ENGLISH Catholics are probably the most loyal to the Crown of any of Her Majesty's subjects, but they are not in all respects on an equal footing with their nonCatholic peers, One area where discrimination still exists is in relation to the Crown.
Under the Constitution it is a condition of title to the Crown that the sovereign should "join in communion with the Church of England as by law established." Catholics are thus effectively excluded.
In one way this is strange, since no body has done more to promote the English monarchy than the Catholic Church, in the early years of the monarchy Church and Crown were closely linked, and this continued throughout the Middle Ages and despite conflict over such matters as Investitures there was no question of a break with Rome until the marriage problems of Henry VIII.
Indeed, one reason why there was so little resistance on the part of the Catholic hierarchy of' the day was the mistaken view that this was just one more round of a continuing conflict.
It took a saint to see the difference and detect the signs of the times, and St John Fisher saved the good name of the bishops of his day by standing out for truth and the prerogatives of the Holy See. The rest surrendered ignominiously?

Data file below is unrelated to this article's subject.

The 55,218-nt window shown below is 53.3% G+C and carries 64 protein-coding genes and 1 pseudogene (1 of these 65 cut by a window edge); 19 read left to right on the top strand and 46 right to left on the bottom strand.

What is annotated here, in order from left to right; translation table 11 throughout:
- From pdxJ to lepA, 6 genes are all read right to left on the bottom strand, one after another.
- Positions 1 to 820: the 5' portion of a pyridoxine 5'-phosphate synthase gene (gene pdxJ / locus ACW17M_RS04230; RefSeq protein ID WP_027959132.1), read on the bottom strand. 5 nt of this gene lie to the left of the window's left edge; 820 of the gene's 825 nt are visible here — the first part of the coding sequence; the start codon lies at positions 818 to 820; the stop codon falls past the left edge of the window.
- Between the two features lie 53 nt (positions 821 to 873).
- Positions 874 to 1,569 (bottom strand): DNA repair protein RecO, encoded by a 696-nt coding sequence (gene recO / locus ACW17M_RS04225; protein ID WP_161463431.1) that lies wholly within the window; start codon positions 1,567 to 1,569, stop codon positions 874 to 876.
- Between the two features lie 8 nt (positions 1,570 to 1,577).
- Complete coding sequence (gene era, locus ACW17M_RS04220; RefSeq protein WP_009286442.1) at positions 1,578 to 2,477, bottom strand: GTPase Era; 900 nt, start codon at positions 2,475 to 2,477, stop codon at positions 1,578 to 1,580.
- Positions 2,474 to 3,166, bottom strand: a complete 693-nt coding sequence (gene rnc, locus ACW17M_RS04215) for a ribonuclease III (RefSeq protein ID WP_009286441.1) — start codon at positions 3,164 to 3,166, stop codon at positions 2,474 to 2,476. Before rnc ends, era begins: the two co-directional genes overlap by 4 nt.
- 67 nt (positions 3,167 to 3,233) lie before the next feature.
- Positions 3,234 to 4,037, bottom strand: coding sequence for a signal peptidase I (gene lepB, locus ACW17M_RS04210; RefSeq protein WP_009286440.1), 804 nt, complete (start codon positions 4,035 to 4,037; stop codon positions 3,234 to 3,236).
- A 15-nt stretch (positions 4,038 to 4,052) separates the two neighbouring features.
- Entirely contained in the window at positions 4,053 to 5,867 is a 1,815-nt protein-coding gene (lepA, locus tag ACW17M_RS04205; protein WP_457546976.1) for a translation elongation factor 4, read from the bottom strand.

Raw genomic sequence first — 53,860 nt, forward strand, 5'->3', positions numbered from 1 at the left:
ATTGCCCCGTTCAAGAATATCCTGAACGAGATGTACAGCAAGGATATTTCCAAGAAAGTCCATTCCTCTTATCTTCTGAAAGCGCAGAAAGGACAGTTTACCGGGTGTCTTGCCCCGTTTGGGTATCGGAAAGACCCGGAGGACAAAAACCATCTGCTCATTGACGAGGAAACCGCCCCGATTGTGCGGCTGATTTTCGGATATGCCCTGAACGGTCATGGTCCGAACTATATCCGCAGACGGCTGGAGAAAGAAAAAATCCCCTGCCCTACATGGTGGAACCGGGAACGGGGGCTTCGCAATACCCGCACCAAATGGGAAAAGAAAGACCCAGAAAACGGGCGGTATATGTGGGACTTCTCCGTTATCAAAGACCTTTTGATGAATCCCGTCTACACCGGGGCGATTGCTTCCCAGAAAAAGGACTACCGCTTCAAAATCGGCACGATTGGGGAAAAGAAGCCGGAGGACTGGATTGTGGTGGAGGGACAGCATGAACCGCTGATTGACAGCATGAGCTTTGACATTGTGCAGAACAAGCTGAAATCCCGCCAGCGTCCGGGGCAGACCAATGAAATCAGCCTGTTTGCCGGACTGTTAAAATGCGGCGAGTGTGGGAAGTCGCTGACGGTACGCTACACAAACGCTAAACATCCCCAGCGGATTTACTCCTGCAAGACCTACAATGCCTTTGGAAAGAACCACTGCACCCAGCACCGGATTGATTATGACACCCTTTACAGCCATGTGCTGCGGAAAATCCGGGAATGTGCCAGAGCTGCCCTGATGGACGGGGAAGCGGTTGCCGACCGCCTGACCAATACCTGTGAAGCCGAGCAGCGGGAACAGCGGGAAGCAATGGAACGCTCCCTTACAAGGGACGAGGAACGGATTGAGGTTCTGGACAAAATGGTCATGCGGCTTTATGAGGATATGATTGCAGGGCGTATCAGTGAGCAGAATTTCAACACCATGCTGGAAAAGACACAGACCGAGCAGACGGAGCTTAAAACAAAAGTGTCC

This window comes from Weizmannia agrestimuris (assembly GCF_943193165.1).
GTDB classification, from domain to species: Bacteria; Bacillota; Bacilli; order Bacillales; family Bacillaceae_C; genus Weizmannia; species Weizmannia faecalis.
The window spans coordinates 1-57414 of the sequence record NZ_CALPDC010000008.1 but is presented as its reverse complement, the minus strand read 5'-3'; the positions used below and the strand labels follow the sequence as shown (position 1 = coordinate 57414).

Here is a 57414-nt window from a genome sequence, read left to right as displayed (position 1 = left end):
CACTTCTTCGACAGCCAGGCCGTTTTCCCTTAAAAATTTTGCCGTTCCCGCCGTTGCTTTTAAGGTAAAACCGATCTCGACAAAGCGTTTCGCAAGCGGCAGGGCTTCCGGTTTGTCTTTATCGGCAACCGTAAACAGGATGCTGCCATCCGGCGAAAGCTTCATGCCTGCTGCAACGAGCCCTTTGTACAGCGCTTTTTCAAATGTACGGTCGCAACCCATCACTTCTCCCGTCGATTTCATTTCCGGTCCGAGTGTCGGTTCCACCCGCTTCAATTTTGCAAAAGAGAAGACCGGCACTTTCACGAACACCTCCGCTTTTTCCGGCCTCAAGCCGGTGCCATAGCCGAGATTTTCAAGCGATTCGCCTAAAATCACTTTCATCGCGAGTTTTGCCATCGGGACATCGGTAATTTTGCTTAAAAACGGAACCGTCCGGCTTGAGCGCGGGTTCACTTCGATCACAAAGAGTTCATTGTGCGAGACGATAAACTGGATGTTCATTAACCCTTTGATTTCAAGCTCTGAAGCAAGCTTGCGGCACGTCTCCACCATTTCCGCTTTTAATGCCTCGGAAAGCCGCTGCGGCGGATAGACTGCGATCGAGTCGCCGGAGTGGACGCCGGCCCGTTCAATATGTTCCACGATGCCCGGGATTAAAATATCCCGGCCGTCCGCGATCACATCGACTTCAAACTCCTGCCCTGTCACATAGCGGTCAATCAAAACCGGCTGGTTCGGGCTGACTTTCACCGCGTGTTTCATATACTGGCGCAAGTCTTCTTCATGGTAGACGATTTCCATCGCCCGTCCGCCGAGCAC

Charles I aroused opposition by his Laudian Anglicanism, but Charles Irs Catholic sympathies did not prevent him from regaining his throne, although in a monarch of less political talent they could have caused difficulty.
Among the factors costing James II his throne was his religion, and the loyalty of his son and grandsons to their religion was a major factor preventing their restoration.
The direct Stuart line came to an end with the Cardinal Duke of York, who died in 1807, and who, although he entertained no expectations of a return to the throne, always insisted on his royal titles which were not recognised for political reasons by the papacy. The Stuart claim descended collaterally to the present Bavarian royal house.
The existence of the Stuart